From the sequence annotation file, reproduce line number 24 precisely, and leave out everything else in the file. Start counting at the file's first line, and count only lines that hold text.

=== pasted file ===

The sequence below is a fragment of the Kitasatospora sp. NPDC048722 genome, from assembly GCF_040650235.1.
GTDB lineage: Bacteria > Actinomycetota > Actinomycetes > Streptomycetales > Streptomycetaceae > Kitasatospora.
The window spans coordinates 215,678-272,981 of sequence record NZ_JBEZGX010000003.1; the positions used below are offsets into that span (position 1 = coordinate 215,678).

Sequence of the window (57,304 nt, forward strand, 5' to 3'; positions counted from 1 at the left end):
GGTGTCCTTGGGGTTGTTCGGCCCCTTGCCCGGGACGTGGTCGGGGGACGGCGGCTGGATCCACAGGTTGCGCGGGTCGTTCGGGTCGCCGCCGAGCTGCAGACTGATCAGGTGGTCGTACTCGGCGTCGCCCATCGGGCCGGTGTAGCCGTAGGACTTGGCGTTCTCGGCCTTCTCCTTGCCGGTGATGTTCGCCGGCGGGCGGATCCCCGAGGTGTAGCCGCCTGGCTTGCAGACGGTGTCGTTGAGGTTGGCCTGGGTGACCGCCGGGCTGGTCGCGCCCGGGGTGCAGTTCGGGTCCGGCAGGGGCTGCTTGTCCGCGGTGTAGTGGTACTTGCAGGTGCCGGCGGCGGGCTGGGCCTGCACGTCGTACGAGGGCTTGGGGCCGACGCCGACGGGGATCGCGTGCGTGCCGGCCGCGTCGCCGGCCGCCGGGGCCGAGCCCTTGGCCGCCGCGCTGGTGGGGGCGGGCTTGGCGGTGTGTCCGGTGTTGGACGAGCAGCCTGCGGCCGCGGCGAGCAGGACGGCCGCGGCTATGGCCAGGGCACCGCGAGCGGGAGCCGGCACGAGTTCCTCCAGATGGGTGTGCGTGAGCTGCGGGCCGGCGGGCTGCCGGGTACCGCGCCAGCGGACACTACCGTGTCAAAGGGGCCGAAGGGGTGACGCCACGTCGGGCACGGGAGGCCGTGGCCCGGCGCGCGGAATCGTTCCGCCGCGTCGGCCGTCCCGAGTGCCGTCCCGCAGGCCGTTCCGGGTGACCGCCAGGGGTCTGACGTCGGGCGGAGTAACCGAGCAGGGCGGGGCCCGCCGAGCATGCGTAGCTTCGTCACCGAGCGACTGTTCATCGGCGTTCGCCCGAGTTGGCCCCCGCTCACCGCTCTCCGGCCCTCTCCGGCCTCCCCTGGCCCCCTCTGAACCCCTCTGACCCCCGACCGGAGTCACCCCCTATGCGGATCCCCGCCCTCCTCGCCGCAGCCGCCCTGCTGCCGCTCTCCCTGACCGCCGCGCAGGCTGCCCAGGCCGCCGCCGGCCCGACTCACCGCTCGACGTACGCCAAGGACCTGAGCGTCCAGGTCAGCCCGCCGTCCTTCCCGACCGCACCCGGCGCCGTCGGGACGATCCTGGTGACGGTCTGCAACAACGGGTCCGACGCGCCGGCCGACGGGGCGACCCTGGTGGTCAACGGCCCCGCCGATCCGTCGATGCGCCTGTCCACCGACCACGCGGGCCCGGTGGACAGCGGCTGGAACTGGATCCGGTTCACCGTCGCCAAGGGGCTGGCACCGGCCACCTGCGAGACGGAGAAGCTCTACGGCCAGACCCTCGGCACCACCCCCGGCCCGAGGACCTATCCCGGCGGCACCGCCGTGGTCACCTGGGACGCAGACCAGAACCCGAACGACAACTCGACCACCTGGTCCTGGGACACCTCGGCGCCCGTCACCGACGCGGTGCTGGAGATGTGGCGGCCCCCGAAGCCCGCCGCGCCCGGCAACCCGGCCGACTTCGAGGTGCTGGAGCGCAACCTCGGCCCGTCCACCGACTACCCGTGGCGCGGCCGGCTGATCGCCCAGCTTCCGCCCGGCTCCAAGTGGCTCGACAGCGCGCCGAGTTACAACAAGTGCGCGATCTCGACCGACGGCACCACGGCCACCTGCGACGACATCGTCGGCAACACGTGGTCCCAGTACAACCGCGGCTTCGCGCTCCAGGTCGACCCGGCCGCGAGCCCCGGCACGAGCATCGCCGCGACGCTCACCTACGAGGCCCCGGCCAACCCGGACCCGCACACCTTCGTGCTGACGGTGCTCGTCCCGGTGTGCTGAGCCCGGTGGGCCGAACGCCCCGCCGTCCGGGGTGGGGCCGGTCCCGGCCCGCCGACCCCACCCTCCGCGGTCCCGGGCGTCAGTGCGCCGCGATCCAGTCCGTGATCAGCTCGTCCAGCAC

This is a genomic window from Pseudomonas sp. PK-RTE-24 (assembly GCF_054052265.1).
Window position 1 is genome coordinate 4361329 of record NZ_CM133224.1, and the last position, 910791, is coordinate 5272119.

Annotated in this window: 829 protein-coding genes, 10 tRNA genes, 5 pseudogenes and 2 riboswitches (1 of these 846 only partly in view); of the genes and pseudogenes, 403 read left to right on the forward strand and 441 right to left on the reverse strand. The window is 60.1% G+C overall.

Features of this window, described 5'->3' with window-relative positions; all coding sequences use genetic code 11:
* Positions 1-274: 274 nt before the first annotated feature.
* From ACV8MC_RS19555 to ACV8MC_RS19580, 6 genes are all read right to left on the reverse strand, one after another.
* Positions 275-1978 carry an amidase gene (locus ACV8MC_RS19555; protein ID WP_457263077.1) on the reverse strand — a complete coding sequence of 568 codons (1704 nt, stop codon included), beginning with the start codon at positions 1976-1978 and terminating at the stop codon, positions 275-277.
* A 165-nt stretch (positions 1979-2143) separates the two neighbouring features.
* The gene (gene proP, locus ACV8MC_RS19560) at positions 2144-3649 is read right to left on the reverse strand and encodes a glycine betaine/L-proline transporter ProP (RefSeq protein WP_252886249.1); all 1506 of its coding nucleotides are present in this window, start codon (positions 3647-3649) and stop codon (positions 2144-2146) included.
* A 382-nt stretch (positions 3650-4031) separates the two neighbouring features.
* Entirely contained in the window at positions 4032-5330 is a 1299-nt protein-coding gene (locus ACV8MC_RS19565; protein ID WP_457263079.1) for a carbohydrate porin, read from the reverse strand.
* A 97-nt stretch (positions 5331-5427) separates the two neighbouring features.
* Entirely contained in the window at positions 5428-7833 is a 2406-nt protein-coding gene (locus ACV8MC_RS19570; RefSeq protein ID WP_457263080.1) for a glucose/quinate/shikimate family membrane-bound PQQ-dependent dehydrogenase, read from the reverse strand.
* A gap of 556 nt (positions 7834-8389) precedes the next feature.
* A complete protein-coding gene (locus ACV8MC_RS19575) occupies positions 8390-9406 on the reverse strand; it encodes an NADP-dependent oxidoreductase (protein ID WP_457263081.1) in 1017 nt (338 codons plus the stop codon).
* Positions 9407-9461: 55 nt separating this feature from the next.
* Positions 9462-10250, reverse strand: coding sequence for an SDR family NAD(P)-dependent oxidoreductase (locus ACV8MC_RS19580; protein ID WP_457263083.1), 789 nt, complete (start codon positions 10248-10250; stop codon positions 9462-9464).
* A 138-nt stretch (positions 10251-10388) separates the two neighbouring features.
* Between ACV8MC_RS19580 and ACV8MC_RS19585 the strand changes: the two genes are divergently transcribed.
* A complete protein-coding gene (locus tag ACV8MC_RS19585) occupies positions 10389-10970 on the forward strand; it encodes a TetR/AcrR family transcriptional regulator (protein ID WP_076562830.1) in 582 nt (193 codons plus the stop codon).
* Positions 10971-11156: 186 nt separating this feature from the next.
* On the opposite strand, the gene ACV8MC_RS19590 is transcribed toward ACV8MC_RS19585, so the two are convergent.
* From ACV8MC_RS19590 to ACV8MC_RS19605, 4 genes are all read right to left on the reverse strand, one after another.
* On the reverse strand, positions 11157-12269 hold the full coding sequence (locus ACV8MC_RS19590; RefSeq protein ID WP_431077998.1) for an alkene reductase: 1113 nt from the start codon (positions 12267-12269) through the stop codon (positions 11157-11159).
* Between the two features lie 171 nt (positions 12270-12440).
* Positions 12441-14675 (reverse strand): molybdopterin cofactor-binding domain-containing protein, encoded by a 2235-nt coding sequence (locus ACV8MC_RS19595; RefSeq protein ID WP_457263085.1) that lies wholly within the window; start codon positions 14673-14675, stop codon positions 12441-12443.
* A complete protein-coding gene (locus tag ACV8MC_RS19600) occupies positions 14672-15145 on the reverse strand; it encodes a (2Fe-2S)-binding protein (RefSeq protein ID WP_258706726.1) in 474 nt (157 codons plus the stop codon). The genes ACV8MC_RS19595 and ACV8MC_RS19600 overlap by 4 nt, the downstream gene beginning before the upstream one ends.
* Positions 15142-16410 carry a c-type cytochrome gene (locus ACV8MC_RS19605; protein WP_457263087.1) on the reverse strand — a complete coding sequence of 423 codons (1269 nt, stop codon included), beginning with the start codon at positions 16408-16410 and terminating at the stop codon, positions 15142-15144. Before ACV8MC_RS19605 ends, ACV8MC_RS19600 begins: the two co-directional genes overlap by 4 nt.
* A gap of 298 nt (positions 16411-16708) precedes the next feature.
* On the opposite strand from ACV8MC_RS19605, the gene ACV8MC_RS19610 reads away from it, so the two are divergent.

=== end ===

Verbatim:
* Between ACV8MC_RS19580 and ACV8MC_RS19585 the strand changes: the two genes are divergently transcribed.